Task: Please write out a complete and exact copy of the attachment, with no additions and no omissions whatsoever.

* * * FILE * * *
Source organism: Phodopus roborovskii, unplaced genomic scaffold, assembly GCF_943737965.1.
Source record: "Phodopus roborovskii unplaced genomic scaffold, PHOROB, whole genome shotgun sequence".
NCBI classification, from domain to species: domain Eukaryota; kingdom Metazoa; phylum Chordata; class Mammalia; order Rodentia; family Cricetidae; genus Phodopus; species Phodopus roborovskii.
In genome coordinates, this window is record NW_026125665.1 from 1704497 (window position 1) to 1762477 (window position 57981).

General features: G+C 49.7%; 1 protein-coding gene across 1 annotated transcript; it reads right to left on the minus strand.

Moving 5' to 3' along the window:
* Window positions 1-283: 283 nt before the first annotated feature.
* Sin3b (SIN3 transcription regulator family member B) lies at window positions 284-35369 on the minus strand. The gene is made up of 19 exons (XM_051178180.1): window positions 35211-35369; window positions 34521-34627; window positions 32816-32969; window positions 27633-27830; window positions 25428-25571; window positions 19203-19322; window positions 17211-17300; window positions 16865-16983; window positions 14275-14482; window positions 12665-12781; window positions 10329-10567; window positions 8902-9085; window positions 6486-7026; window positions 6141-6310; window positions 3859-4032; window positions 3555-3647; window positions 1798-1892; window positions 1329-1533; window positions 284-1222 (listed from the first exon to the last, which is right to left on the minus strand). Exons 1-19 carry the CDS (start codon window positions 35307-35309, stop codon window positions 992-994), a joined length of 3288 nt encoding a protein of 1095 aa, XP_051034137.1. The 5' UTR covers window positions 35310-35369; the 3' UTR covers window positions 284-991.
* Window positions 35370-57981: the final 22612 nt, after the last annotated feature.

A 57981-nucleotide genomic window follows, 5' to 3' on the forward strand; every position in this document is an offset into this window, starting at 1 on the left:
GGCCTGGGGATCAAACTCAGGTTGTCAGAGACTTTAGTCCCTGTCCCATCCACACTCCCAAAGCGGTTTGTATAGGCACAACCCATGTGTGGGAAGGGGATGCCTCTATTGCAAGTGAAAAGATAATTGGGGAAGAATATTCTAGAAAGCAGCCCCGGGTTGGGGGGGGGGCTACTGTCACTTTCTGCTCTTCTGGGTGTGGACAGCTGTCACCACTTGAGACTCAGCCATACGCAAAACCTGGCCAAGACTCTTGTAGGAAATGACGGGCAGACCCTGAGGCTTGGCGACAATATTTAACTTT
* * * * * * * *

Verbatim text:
Source organism: Phodopus roborovskii, unplaced genomic scaffold, assembly GCF_943737965.1.
Source record: "Phodopus roborovskii unplaced genomic scaffold, PHOROB, whole genome shotgun sequence".
NCBI classification, from domain to species: domain Eukaryota; kingdom Metazoa; phylum Chordata; class Mammalia; order Rodentia; family Cricetidae; genus Phodopus; species Phodopus roborovskii.
In genome coordinates, this window is record NW_026125665.1 from 1704497 (window position 1) to 1762477 (window position 57981).

General features: G+C 49.7%; 1 protein-coding gene across 1 annotated transcript; it reads right to left on the minus strand.

Moving 5' to 3' along the window:
* Window positions 1-283: 283 nt before the first annotated feature.
* Sin3b (SIN3 transcription regulator family member B) lies at window positions 284-35369 on the minus strand. The gene is made up of 19 exons (XM_051178180.1): window positions 35211-35369; window positions 34521-34627; window positions 32816-32969; window positions 27633-27830; window positions 25428-25571; window positions 19203-19322; window positions 17211-17300; window positions 16865-16983; window positions 14275-14482; window positions 12665-12781; window positions 10329-10567; window positions 8902-9085; window positions 6486-7026; window positions 6141-6310; window positions 3859-4032; window positions 3555-3647; window positions 1798-1892; window positions 1329-1533; window positions 284-1222 (listed from the first exon to the last, which is right to left on the minus strand). Exons 1-19 carry the CDS (start codon window positions 35307-35309, stop codon window positions 992-994), a joined length of 3288 nt encoding a protein of 1095 aa, XP_051034137.1. The 5' UTR covers window positions 35310-35369; the 3' UTR covers window positions 284-991.
* Window positions 35370-57981: the final 22612 nt, after the last annotated feature.

A 57981-nucleotide genomic window follows, 5' to 3' on the forward strand; every position in this document is an offset into this window, starting at 1 on the left:
GGCCTGGGGATCAAACTCAGGTTGTCAGAGACTTTAGTCCCTGTCCCATCCACACTCCCAAAGCGGTTTGTATAGGCACAACCCATGTGTGGGAAGGGGATGCCTCTATTGCAAGTGAAAAGATAATTGGGGAAGAATATTCTAGAAAGCAGCCCCGGGTTGGGGGGGGGGCTACTGTCACTTTCTGCTCTTCTGGGTGTGGACAGCTGTCACCACTTGAGACTCAGCCATACGCAAAACCTGGCCAAGACTCTTGTAGGAAATGACGGGCAGACCCTGAGGCTTGGCGACAATATTTAACTTT